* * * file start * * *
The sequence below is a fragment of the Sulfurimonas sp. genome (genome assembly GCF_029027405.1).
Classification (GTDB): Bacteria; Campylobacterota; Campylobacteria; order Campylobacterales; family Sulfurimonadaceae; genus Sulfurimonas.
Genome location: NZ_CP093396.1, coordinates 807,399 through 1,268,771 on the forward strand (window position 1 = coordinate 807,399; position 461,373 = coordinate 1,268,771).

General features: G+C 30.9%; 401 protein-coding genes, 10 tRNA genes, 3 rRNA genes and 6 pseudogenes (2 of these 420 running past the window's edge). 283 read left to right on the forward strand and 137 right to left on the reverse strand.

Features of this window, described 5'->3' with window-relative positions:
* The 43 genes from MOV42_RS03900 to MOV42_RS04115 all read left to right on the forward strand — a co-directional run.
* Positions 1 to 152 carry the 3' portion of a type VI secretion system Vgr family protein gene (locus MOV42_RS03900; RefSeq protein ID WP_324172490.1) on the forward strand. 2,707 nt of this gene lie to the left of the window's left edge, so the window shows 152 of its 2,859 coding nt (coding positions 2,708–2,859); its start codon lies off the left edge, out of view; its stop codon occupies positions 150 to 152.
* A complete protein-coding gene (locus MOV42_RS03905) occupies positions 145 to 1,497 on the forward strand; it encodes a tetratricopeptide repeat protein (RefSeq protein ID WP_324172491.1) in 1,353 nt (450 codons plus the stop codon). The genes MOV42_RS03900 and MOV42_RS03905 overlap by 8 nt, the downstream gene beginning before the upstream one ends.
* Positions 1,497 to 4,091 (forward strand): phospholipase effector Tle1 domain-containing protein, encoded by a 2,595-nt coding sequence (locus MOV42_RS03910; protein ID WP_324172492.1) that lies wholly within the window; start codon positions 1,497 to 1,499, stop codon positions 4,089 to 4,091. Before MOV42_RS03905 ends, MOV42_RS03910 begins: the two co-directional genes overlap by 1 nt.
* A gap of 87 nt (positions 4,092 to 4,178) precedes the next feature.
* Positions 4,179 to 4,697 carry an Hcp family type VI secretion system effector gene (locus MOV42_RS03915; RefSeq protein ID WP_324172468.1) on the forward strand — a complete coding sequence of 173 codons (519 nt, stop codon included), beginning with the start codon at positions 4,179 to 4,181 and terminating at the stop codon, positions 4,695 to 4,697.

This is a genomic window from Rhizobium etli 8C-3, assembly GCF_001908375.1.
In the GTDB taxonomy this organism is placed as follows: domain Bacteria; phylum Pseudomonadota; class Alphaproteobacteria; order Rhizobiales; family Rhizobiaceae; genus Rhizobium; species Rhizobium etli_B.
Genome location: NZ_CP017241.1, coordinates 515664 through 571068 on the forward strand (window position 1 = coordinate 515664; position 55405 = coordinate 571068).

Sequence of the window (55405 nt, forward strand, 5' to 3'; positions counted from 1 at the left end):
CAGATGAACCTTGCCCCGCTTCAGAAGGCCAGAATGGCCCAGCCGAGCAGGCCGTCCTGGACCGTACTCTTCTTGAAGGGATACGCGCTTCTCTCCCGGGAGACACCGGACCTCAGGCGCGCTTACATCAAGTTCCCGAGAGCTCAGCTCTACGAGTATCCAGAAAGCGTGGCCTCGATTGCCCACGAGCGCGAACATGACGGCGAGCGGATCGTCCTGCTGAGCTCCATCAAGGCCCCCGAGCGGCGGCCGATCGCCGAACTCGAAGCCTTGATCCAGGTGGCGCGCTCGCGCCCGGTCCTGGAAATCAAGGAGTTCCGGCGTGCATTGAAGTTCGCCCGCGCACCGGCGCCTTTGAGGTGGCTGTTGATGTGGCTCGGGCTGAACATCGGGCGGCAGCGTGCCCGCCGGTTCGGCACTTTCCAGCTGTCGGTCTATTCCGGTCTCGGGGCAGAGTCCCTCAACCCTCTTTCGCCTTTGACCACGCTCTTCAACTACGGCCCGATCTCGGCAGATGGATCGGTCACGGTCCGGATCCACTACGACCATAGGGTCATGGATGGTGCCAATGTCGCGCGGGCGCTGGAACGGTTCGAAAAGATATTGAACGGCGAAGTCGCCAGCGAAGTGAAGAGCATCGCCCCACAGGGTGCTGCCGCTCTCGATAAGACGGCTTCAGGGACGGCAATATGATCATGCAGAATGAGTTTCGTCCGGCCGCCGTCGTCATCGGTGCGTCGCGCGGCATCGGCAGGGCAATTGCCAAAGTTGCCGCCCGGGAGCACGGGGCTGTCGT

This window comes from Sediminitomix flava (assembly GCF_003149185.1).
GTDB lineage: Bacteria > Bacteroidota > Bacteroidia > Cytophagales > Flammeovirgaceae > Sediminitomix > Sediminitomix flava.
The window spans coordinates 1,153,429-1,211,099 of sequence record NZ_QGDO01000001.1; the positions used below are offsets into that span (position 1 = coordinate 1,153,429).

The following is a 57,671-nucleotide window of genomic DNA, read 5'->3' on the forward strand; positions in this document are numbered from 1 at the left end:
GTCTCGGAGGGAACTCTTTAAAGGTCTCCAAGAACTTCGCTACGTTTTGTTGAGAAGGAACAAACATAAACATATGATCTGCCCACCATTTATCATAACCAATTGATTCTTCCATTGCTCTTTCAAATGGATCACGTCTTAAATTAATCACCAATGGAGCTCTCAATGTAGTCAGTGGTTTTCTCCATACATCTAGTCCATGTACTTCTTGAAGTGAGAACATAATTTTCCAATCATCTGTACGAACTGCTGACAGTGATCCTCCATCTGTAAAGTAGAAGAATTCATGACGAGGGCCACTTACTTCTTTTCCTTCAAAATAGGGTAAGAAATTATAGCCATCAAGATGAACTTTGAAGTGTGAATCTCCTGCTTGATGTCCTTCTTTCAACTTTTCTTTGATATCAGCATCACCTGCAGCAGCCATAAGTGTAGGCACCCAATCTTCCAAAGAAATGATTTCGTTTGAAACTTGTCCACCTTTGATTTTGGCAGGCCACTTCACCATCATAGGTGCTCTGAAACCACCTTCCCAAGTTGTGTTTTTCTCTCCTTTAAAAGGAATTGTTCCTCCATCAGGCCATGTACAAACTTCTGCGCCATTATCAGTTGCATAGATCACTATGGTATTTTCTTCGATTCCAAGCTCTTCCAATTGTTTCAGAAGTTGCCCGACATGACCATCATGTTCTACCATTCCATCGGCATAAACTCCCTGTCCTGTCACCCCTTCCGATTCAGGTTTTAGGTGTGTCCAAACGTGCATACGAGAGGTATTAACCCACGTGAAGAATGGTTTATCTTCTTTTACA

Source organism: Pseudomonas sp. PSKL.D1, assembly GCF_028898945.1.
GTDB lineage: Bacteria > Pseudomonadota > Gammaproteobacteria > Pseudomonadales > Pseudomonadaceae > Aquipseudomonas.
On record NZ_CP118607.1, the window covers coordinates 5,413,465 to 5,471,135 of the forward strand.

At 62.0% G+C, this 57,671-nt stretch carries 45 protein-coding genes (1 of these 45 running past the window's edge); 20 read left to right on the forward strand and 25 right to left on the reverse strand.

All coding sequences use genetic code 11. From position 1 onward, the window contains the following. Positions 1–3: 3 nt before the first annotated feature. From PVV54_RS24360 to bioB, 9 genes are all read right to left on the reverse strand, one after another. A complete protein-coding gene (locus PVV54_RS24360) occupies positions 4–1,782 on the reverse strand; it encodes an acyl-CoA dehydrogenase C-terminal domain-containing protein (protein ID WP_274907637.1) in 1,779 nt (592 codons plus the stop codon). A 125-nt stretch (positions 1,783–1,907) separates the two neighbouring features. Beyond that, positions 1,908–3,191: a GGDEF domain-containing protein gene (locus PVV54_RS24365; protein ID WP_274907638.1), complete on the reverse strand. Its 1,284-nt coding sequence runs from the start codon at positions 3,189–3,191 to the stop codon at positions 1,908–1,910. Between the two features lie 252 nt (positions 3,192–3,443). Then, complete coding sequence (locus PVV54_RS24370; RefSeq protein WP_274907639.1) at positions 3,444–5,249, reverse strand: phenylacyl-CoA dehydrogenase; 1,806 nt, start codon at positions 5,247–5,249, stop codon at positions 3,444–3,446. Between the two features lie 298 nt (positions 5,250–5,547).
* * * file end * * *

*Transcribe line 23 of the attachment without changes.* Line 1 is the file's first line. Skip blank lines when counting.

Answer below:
GTDB lineage: Bacteria > Pseudomonadota > Gammaproteobacteria > Pseudomonadales > Pseudomonadaceae > Aquipseudomonas.